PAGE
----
When one is seeking contentment, aging might be the solution rather than the problem.
Robert Goldfarb is one of those super-agers we often read about whose fitness regimen would challenge folks half his age. Pushing 90, the author and management consultant still runs competitively and exercises religiously, secure in the belief that staying in shape is the best way to delay the inevitable.
And yet, he admits that something’s missing.
“I’ve been far too slow to realize that how we respond to aging is a choice made in the mind, not in the gym,” he writes in the New York Times.
“Some of my healthiest friends carry themselves as victims abused by time. They see life as a parade of disappointments: aches and ailments, confusing technology, children who don’t visit, hurried doctors,” he explains. “Other friends, many of whose aching knees and hips are the least of their physical problems, find comfort in their ability to accept old age as just another stage of life to deal with.”
Goldfarb tells the story of a friend who lost his sight after suffering a sudden brain seizure and, rather than curse his fate, casually noted that it could’ve been worse: “I could’ve become deaf instead of blind.”
This is nothing short of heroic, he admits, inasmuch as he can’t imagine being strong enough to utter those words under the same conditions. “It was clear I lacked, and had to find, the contentment those friends had attained,” he notes. “The hours I spent exercising had given me confidence, but not contentment.”
Goldfarb aims to shift his mindset so he can respond to the annoyances that plague his daily life just like he copes with a cramp on the treadmill. But he may be viewing the whole issue too narrowly.
“Aging is the solution and not the problem,” writes Marc Agronin, MD, in his book, The End of Old Age. As a culture, we are stuck in an outmoded paradigm that pits all of us in a fruitless duel with Father Time. “Either we must submit gracefully to its rigor and ultimate tragedies, or fight it relentlessly with supposed antiaging strategies until we find a cure,” he explains. But, if we reconsider the aging process in the same way we view childhood and adolescent milestones, we can face each of these chapters without the accompanying cultural baggage.
“Instead of seeing them as harbingers of decline and old age,” he writes, “the seniors that surround me show timeless benefits to aging that emerge and sustain them during these age points, enabling them not simply to cope successfully but also to create new ways of living.”
The key, Agronin notes, is to embrace aging as an authentic and valuable chapter in our lives rather than aspiring to “an old age that is really youth in disguise.”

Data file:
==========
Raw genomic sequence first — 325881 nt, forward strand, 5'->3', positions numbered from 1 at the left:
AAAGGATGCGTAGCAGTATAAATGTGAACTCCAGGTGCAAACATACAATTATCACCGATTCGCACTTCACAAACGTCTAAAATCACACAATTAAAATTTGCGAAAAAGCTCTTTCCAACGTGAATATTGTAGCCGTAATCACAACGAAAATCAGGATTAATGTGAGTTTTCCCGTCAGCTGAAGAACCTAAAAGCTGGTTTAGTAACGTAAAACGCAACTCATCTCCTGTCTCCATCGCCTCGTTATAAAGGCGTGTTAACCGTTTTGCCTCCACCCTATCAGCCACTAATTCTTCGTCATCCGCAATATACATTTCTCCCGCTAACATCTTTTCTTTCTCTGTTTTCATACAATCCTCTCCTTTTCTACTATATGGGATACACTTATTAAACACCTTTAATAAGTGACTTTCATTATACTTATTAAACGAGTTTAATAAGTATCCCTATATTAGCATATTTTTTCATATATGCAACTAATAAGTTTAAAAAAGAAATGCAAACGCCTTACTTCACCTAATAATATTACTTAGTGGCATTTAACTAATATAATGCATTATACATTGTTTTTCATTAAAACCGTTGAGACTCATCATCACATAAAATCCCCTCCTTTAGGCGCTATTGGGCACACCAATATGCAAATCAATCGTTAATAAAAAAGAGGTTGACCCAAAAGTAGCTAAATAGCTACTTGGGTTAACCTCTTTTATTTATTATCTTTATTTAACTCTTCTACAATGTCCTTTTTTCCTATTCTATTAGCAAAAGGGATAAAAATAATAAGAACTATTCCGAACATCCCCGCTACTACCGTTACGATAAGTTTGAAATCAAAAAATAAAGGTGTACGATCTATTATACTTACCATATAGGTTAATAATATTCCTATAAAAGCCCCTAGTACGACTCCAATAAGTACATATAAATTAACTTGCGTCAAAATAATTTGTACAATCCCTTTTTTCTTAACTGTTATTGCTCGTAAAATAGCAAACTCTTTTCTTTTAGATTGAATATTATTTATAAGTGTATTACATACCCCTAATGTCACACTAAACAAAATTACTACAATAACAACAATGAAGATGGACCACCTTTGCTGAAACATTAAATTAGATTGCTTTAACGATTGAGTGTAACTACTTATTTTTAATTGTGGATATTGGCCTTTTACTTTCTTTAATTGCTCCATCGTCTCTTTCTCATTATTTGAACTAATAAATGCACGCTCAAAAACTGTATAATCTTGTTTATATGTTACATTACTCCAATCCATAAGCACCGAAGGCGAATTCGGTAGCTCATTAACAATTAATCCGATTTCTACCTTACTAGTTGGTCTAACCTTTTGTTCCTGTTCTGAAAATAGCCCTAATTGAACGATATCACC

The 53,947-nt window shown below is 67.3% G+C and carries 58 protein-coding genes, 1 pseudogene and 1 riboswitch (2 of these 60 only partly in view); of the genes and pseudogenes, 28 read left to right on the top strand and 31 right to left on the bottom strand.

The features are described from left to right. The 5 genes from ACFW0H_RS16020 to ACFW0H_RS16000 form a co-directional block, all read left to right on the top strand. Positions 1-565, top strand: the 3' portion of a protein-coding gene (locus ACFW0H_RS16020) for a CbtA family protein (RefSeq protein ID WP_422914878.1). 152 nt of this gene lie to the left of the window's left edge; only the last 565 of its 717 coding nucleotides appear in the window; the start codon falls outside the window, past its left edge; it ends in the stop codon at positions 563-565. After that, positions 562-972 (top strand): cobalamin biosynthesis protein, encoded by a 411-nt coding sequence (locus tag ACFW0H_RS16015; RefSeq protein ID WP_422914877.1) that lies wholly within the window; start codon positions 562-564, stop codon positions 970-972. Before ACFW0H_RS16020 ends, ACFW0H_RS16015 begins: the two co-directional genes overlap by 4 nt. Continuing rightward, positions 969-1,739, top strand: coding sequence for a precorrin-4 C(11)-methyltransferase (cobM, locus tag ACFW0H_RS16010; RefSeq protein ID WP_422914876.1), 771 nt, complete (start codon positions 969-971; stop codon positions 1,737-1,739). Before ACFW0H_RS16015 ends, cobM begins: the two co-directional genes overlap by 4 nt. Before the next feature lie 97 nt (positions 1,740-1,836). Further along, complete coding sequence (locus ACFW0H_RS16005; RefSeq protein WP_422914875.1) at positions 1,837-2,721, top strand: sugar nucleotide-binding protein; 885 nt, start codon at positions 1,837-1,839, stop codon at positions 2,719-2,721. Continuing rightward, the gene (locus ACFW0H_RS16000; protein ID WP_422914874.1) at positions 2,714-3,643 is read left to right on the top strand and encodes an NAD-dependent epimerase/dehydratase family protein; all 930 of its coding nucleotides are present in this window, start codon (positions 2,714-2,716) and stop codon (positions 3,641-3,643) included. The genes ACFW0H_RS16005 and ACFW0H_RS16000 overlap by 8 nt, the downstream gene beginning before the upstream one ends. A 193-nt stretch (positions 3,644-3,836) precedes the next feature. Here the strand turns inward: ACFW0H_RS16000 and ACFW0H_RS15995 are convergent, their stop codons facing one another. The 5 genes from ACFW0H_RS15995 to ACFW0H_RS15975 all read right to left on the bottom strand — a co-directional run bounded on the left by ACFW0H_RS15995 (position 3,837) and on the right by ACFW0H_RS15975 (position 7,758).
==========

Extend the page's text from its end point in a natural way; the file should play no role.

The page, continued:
Instead of lamenting the piling on of years with their accompanying limitations, he suggests we acknowledge and nourish whatever wisdom we’ve accumulated. When you’ve been around the block a few times, he argues, you’re more able to handle the obstacles that aging places in your path. “Our age-enhanced resilience gets us through adversity, proves our value to ourself and others, and enables us to discover our true purpose in life,” he writes.
And that allows us to navigate our twilight years with an eye to new opportunities, rather than acquiescing to an inexorably narrowing horizon. “We can respond to age-related changes by taking the best of our past and renewing it,” he offers, “or by letting go of certain parts and reinventing ourselves.”
I suspect I’m not the only resident of Geezerville who might chafe at the idea of self-reinvention. There’s an understandable tendency among folks my age to stick with what got them this far. Just because we may have survived plenty of major life changes doesn’t mean we’re necessarily keen on slogging through another one.
But Agronin makes a valid point: Life is a series of adjustments and adaptations, and just because you’ve reached a certain age doesn’t grant you immunity. Goldfarb is now figuring that out and seems determined to take the first steps on the road to change. He describes a lunch with a friend that was interrupted by the noise of a nearby leaf blower. Normally, he admits, this would have put a damper on the occasion, but he decided to focus on his friend rather than the annoyance and came away with a small revelation.
“I wanted this meal to be different and decided to follow the example of friends my age who know they are running out of joyous moments and will let nothing interfere with them,” he writes. “I left the lunch feeling I had at least taken a small step in changing behavior that stood in the way of that contentment.”